In the past four years, the channel has evolved faster than ever before.
Customer demands are becoming more complex, putting IT suppliers under high pressure to deliver the complete package at a competitive price point.
At the same time, the IT skills gap is widening as the current pool of skilled, competent technical staff simply isn’t large enough for the channel to support the growth that is predicted. The present skills gap is one of the greatest challenges the technology sector has ever faced.
As business operations become ever more dependent on IT and technology, demand for supporting skills continues to grow. The gap is created when technology moves faster than the skills being taught, and demand for engineers, developers and IT expertise is higher than what is available.
Particularly in the UK, the majority of the current workforce will not have been taught technical skills in formal education, and with training sometimes taking years, the result is a gap between supply and demand.
One short term way to resolve the skills gap is to recruit from abroad like in many other service industries, but this in itself can be challenging to implement. Efforts are being made to reduce the gap by improving education provision for technical skills, however it is going to take at least ten years for students learning these skills to move into and then impact the workforce to reduce the gap.
As a result businesses are having to take ‘resolving the skills gap’ into their own hands, and with Brexit now a certainty and confidence low, it’s understandable the channel is concerned about provisioning for future skills.
Despite this, a piece of market research Agilitas commissioned with OnePoll revealed that the channel is confident that the gap will be reduced by 2020. Industry leaders are positive about the outlook, with 75 per cent of those surveyed believing the skills gap will change by 2020, and 64 per cent of those thinking it will be resolved or reduced.
In addition, just 17 per cent believe the gap will be made worse in the next four years.
The challenge for the wider technology space however, is how the gap can be narrowed.
We’ve found that channel executives view training of existing staff as key to reducing the gap by 2020, with two thirds seeing talent development as a key tactic in their strategic plans.
Developing existing talent is a very cost effective way for channel businesses to reduce their own skills gap, and make a contribution to wider industry development.
Rather than spending money on expensive talent resourcing strategies without any guarantee of success in today’s market, organisations can focus on making their existing talent better and relevant to customer demand.
The approach means less capital is risked through expensive recruitment, and staff will also feel more valued. Particularly in the area IT services, we’re finding resellers offering much more varied support than in the past. As a result, in order to service customers, resellers need a multi-disciplined, multi-skilled team.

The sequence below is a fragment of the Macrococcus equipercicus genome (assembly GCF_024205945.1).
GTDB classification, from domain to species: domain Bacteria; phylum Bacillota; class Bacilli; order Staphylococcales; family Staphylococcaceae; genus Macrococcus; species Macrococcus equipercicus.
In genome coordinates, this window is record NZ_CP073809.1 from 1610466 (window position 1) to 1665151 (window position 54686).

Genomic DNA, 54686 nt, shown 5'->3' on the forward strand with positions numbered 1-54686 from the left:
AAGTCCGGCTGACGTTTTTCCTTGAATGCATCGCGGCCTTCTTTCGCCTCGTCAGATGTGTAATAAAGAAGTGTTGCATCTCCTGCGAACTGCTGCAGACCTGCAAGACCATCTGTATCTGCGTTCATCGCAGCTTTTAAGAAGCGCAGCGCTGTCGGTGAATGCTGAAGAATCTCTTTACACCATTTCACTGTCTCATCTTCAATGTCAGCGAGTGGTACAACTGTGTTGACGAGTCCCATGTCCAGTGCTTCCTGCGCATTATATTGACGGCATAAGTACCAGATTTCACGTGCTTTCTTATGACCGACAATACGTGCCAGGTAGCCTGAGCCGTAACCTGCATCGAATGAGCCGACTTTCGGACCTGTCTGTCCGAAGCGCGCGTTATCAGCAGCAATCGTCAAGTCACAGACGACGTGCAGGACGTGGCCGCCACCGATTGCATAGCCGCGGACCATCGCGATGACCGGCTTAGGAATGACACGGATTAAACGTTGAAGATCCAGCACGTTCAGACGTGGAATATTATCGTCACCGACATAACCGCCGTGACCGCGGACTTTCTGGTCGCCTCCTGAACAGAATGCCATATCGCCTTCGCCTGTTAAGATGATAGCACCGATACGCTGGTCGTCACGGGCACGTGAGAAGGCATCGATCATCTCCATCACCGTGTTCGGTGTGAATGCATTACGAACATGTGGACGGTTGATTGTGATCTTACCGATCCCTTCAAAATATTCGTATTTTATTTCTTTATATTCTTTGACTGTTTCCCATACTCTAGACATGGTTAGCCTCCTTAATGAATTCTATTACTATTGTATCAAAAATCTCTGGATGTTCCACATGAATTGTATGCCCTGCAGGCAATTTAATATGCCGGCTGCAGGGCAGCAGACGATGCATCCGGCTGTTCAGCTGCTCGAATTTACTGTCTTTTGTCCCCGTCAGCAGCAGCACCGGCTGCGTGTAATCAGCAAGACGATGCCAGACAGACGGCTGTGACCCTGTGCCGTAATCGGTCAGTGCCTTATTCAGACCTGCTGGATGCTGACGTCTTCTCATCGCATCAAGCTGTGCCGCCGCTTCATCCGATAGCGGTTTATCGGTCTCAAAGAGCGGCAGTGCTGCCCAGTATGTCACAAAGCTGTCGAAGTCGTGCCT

The advancement of new technologies has shifted demand from desktop and low-end servers, to more complex server and storage-filled datacentres delivering leading-edge internet-enabled services.
Reseller engineers are expected to be able to maintain and work with multi-vendor solutions, and a continued influx of new technology, highlighting a need for more training and re-training across channel field engineers and technical support personnel. Developing existing skillsets will go a long way to reduce demand for new staff, and also support the growth of channel partners.
Staff will be encouraged to take ownership of their roles and responsibilities, giving them the confidence to work with any technology they come across. This will improve staff retention and increase productivity by recognising development needs.
Research has proven that productivity can be increased by as much as 14 per cent as a result of higher levels of engagement, meaning businesses can deliver services 26 per cent faster, further reducing the demand for new staff.
Lowering the skills gap by 2020 is a real challenge for the channel, but the opportunity is there.
Ultimately, if we’re ever going to solve it, we need more highly skilled people, so let us develop an industry that more people want to join. Greater training will highlight clear career progression and keep people in our wonderful industry for the long term.
In short, the skills gap is a challenge, but one the industry can step up to with continued hard work and dedication to skills development.
*The Agilitas-sponsored The European Channel in 2020 event is taking place on Tuesday 14 September at CRN's London offices in Haymarket, where we will see what the channel of the future is shaping up to look like. To register for the event, which will include exclusive CRN research on this subject, please click here.
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